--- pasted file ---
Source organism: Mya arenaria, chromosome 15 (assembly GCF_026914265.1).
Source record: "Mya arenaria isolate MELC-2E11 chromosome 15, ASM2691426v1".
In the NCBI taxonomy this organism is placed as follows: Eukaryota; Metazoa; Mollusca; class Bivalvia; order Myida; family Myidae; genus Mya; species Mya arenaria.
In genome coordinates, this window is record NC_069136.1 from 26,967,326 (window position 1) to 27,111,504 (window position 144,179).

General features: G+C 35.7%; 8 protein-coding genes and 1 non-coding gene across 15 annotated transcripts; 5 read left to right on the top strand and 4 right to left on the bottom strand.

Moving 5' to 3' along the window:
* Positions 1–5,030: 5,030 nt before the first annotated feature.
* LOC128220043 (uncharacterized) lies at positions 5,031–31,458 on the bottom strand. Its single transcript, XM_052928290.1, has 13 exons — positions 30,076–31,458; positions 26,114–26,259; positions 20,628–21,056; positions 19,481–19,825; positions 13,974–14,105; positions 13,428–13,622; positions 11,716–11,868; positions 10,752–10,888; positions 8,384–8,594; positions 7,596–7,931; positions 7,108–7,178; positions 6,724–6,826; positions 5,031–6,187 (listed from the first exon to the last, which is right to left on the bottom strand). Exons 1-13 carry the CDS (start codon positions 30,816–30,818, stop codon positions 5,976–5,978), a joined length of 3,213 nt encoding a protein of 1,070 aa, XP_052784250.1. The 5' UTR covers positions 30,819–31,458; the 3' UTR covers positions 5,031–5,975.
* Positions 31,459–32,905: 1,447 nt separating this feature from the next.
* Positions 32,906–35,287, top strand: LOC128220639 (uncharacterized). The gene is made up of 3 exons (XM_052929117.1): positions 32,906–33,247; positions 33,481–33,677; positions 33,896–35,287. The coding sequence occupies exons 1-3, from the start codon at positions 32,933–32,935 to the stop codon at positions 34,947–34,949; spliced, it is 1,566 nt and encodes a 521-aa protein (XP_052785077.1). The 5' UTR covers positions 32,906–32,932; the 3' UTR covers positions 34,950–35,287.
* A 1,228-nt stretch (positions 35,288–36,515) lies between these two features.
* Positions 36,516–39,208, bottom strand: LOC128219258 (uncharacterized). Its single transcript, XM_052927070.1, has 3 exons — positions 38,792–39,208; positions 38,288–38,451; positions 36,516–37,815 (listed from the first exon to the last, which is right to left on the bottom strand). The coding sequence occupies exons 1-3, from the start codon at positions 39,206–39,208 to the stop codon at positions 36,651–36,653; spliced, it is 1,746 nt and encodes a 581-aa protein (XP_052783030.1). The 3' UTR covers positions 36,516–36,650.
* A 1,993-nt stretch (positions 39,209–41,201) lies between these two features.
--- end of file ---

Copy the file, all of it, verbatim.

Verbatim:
Source organism: Mya arenaria, chromosome 15 (assembly GCF_026914265.1).
Source record: "Mya arenaria isolate MELC-2E11 chromosome 15, ASM2691426v1".
In the NCBI taxonomy this organism is placed as follows: Eukaryota; Metazoa; Mollusca; class Bivalvia; order Myida; family Myidae; genus Mya; species Mya arenaria.
In genome coordinates, this window is record NC_069136.1 from 26,967,326 (window position 1) to 27,111,504 (window position 144,179).

General features: G+C 35.7%; 8 protein-coding genes and 1 non-coding gene across 15 annotated transcripts; 5 read left to right on the top strand and 4 right to left on the bottom strand.

Moving 5' to 3' along the window:
* Positions 1–5,030: 5,030 nt before the first annotated feature.
* LOC128220043 (uncharacterized) lies at positions 5,031–31,458 on the bottom strand. Its single transcript, XM_052928290.1, has 13 exons — positions 30,076–31,458; positions 26,114–26,259; positions 20,628–21,056; positions 19,481–19,825; positions 13,974–14,105; positions 13,428–13,622; positions 11,716–11,868; positions 10,752–10,888; positions 8,384–8,594; positions 7,596–7,931; positions 7,108–7,178; positions 6,724–6,826; positions 5,031–6,187 (listed from the first exon to the last, which is right to left on the bottom strand). Exons 1-13 carry the CDS (start codon positions 30,816–30,818, stop codon positions 5,976–5,978), a joined length of 3,213 nt encoding a protein of 1,070 aa, XP_052784250.1. The 5' UTR covers positions 30,819–31,458; the 3' UTR covers positions 5,031–5,975.
* Positions 31,459–32,905: 1,447 nt separating this feature from the next.
* Positions 32,906–35,287, top strand: LOC128220639 (uncharacterized). The gene is made up of 3 exons (XM_052929117.1): positions 32,906–33,247; positions 33,481–33,677; positions 33,896–35,287. The coding sequence occupies exons 1-3, from the start codon at positions 32,933–32,935 to the stop codon at positions 34,947–34,949; spliced, it is 1,566 nt and encodes a 521-aa protein (XP_052785077.1). The 5' UTR covers positions 32,906–32,932; the 3' UTR covers positions 34,950–35,287.
* A 1,228-nt stretch (positions 35,288–36,515) lies between these two features.
* Positions 36,516–39,208, bottom strand: LOC128219258 (uncharacterized). Its single transcript, XM_052927070.1, has 3 exons — positions 38,792–39,208; positions 38,288–38,451; positions 36,516–37,815 (listed from the first exon to the last, which is right to left on the bottom strand). The coding sequence occupies exons 1-3, from the start codon at positions 39,206–39,208 to the stop codon at positions 36,651–36,653; spliced, it is 1,746 nt and encodes a 581-aa protein (XP_052783030.1). The 3' UTR covers positions 36,516–36,650.
* A 1,993-nt stretch (positions 39,209–41,201) lies between these two features.